By Evan Fagan and Craig Taylor

What’s Authentication and Why is it Important?

The theft of millions of online user accounts and passwords no surprises most people. Yahoo recently publicized the theft of at least 500 million user accountsLinked-In, Myspace, and DropBox have each announced similar breaches earlier this year!  What makes these breaches so potentially damaging is that so many people reuse the same passwords between many of their online accounts.  Reusing passwords that have been stolen at another website puts your online accounts at significant risk because hackers have learned to reuse your stolen password! Once a hacker sees your username and password they immediately try logging into your online Email and Bank websites.  Worst, hackers can usually reset passwords at most online websites by simply requesting a password recovery email. Where does that recovery email go?  Why, your compromised online email account!

All of these attacks have one thing at their core – they all start with authentication.  As a security concept, authentication is the process of comparing your current credentials manually typed into a website with the stored credentials in that website’s database (often stored unencrypted).  If they match you get in.  Unfortunately, when you reuse credentials or even when you change the last numbers on your password from say “ILovecookies99” to “ILovecookies100” hackers know to try logging into your banking and webmail sites using passwords of “ILovecookies01” …02, …03 all the way through “ILovecookies99999”.

As recommended by SANS Securing the Human, and numerous security professionals, including yours truly, it should be a requirement for each of us to make every password we use unique at every site we visit online.  While this is virtually impossible to do without technological assistance, it is easily accomplished using free, quick, and highly efficient password managers.  Modern Password Managers synchronize all your accounts between smartphones, laptops, and iPad’s alike.  Most password managers are free-for-personal-use including DashLane and LastPass.  Now, is a password manager truly full-proof?  No.  Is it a tremendous first step? Absolutely.  However, for your truly critical online accounts (think banking and webmail) you really ought to consider something called Multi-factor authentication.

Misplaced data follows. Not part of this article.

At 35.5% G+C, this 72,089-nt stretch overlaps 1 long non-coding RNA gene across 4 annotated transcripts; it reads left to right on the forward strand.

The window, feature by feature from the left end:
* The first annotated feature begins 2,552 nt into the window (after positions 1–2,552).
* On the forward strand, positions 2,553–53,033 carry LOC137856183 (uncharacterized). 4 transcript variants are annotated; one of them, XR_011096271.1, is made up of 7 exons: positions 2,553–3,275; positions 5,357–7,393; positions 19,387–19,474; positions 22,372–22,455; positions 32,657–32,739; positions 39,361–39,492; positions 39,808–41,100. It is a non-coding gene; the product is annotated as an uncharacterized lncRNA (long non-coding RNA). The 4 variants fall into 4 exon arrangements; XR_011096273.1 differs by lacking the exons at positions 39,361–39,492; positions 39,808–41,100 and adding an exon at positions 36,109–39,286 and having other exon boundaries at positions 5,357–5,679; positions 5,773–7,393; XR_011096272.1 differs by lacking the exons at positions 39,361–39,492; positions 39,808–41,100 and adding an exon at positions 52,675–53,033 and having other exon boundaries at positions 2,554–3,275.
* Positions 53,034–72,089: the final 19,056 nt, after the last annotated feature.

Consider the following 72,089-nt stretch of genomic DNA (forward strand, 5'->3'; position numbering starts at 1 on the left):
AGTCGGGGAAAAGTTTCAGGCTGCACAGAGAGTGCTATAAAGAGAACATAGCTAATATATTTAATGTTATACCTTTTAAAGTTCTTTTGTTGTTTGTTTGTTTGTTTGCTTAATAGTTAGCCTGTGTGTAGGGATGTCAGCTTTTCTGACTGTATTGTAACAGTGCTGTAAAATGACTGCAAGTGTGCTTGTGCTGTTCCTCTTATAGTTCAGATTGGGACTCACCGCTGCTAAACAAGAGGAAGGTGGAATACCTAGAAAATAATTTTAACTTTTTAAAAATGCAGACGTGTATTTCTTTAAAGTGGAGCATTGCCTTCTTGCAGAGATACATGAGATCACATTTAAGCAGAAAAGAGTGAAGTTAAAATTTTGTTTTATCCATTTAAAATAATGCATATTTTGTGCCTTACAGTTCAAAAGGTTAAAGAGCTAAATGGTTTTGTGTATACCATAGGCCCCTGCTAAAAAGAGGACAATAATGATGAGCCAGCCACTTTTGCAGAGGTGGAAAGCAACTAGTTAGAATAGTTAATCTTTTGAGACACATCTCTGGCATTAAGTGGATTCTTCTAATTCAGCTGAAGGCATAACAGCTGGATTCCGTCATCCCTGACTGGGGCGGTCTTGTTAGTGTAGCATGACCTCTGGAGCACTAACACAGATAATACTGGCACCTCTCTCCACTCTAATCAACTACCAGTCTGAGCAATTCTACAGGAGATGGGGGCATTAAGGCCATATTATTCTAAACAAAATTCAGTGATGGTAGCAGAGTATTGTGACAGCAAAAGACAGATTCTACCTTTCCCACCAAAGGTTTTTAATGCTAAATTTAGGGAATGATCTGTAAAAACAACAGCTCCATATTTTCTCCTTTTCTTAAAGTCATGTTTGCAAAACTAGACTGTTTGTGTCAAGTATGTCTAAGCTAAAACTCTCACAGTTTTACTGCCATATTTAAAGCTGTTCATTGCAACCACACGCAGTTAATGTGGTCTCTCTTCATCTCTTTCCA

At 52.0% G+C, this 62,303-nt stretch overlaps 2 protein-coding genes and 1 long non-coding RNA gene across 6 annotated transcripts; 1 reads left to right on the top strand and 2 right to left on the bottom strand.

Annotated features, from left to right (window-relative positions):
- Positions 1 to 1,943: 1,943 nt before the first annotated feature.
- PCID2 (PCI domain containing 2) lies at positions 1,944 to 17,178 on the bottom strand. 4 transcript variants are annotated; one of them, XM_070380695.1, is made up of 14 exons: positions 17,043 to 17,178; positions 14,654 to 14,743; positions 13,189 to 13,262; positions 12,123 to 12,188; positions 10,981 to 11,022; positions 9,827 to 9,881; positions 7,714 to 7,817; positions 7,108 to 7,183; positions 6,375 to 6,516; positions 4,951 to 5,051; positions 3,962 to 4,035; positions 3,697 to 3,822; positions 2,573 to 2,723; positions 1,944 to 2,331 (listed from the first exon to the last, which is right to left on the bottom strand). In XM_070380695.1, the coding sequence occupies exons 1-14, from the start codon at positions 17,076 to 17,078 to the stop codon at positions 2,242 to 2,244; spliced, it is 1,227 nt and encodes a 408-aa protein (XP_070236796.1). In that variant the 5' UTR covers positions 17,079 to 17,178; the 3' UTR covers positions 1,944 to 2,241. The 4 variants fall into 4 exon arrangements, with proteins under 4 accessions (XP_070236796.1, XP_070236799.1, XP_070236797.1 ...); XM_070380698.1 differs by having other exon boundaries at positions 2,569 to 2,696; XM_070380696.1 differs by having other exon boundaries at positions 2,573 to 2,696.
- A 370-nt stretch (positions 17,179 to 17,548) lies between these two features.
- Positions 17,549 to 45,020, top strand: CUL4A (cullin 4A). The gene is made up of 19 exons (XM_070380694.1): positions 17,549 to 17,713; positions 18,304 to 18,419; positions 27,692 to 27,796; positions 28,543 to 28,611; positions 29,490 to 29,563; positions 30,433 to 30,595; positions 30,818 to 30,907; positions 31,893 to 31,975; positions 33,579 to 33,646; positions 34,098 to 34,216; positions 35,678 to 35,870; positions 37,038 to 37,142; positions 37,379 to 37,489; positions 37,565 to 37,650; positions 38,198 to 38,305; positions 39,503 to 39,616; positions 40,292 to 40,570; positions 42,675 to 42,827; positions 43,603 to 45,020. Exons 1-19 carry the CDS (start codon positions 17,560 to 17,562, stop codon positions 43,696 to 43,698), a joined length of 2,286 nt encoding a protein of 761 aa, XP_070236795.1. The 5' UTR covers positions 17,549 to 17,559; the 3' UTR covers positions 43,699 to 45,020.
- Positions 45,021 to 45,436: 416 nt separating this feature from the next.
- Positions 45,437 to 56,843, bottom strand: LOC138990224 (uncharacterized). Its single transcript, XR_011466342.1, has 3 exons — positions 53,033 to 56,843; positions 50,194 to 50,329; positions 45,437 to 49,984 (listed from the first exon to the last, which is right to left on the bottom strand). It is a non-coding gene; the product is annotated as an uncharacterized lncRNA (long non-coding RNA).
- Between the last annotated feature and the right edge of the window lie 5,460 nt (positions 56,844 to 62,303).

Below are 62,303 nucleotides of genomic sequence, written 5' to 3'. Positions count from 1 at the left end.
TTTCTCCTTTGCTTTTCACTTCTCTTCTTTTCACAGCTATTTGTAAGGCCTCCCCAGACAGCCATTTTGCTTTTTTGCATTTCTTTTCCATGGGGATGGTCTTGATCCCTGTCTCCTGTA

Multi-Factor Authentication Can Prevent Critical Accounts from Compromise

Multi-Factor Authentication (MFA) is the use of more than one authentication factor to access an account. Typically, for online accounts, this is a password (Knowledge question) and a randomly generated code (one-time password) from either an application, a text messages sent with one, or a physical security token. These codes typically only last for 60 seconds and are virtually impossible to crack before expiration. Third factors commonly used are Biometrics including fingerprints, voice recognition, or even your retina or palm print.  Most smartphones now use fingerprint authentication except after reboot where they revert to a password to unlock.

Critical accounts that require the highest level of access protection include your bank account and email accounts.  Email because these accounts are used to reset passwords at other online websites and if compromised can lead to a whole host of other problems including identity theft and information disclosure.  Accounts with MFA enabled, use both a password (factor 1) and some other factor (as described above) which is unobtainable through normal means of theft and hacker compromise.  Put another way, passwords can be cracked, guessed, stolen directly and indirectly but the second factor coming from your smartphone, keyfob, or fingerprint are much much harder to steal in concert with your password.

The benefits that MFA provides are the reason why the White House and numerous tech companies are urging customers to use this technology on every account.  While strong unique passwords are still a necessity for each and every online account you own and operate, for those high-value accounts such as your Amazon.com 1-click account, bank accounts, iCloud account, online email accounts, the use of a password alone to secure is no longer enough; you should strongly consider multi-factor authentication into these accounts.  Will it be less convenient?  Absolutely.  Will you avoid major headaches such as Identity theft, email embarrassment, and stolen accounts if you implement 2FA? Highly likely!